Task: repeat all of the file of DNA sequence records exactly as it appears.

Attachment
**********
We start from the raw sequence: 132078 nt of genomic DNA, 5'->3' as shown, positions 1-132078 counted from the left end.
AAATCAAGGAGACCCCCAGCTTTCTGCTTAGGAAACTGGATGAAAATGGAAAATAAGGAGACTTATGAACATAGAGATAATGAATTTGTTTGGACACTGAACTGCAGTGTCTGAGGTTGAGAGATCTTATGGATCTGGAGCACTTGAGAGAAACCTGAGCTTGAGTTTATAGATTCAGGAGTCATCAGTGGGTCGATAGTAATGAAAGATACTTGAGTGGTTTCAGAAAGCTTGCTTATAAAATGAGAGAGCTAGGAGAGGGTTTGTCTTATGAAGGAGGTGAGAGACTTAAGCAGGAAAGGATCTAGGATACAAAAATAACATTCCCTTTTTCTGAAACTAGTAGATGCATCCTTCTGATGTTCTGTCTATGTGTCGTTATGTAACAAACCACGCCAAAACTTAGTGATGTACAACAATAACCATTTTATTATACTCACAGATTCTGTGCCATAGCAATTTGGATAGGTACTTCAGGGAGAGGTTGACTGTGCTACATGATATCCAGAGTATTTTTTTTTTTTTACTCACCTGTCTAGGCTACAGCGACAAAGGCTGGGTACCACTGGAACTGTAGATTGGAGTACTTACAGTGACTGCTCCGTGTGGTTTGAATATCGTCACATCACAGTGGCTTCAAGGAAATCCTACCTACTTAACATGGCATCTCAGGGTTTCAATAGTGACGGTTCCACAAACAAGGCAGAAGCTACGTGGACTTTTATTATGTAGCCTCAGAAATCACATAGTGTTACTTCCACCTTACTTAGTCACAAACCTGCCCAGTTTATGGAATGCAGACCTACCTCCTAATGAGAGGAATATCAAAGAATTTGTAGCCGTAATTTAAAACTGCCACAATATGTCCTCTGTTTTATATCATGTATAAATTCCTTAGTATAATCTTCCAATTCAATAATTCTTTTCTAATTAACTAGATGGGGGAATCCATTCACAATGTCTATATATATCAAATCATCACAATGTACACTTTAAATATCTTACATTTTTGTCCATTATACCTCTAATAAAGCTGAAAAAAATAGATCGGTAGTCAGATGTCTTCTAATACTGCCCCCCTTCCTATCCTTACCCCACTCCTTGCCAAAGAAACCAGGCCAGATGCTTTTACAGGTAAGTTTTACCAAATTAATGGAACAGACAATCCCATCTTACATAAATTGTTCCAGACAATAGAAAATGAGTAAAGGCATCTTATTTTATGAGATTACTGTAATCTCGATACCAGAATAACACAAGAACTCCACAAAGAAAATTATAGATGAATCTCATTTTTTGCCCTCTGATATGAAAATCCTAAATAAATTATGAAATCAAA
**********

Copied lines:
We start from the raw sequence: 132078 nt of genomic DNA, 5'->3' as shown, positions 1-132078 counted from the left end.
AAATCAAGGAGACCCCCAGCTTTCTGCTTAGGAAACTGGATGAAAATGGAAAATAAGGAGACTTATGAACATAGAGATAATGAATTTGTTTGGACACTGAACTGCAGTGTCTGAGGTTGAGAGATCTTATGGATCTGGAGCACTTGAGAGAAACCTGAGCTTGAGTTTATAGATTCAGGAGTCATCAGTGGGTCGATAGTAATGAAAGATACTTGAGTGGTTTCAGAAAGCTTGCTTATAAAATGAGAGAGCTAGGAGAGGGTTTGTCTTATGAAGGAGGTGAGAGACTTAAGCAGGAAAGGATCTAGGATACAAAAATAACATTCCCTTTTTCTGAAACTAGTAGATGCATCCTTCTGATGTTCTGTCTATGTGTCGTTATGTAACAAACCACGCCAAAACTTAGTGATGTACAACAATAACCATTTTATTATACTCACAGATTCTGTGCCATAGCAATTTGGATAGGTACTTCAGGGAGAGGTTGACTGTGCTACATGATATCCAGAGTATTTTTTTTTTTTTACTCACCTGTCTAGGCTACAGCGACAAAGGCTGGGTACCACTGGAACTGTAGATTGGAGTACTTACAGTGACTGCTCCGTGTGGTTTGAATATCGTCACATCACAGTGGCTTCAAGGAAATCCTACCTACTTAACATGGCATCTCAGGGTTTCAATAGTGACGGTTCCACAAACAAGGCAGAAGCTACGTGGACTTTTATTATGTAGCCTCAGAAATCACATAGTGTTACTTCCACCTTACTTAGTCACAAACCTGCCCAGTTTATGGAATGCAGACCTACCTCCTAATGAGAGGAATATCAAAGAATTTGTAGCCGTAATTTAAAACTGCCACAATATGTCCTCTGTTTTATATCATGTATAAATTCCTTAGTATAATCTTCCAATTCAATAATTCTTTTCTAATTAACTAGATGGGGGAATCCATTCACAATGTCTATATATATCAAATCATCACAATGTACACTTTAAATATCTTACATTTTTGTCCATTATACCTCTAATAAAGCTGAAAAAAATAGATCGGTAGTCAGATGTCTTCTAATACTGCCCCCCTTCCTATCCTTACCCCACTCCTTGCCAAAGAAACCAGGCCAGATGCTTTTACAGGTAAGTTTTACCAAATTAATGGAACAGACAATCCCATCTTACATAAATTGTTCCAGACAATAGAAAATGAGTAAAGGCATCTTATTTTATGAGATTACTGTAATCTCGATACCAGAATAACACAAGAACTCCACAAAGAAAATTATAGATGAATCTCATTTTTTGCCCTCTGATATGAAAATCCTAAATAAATTATGAAATCAAA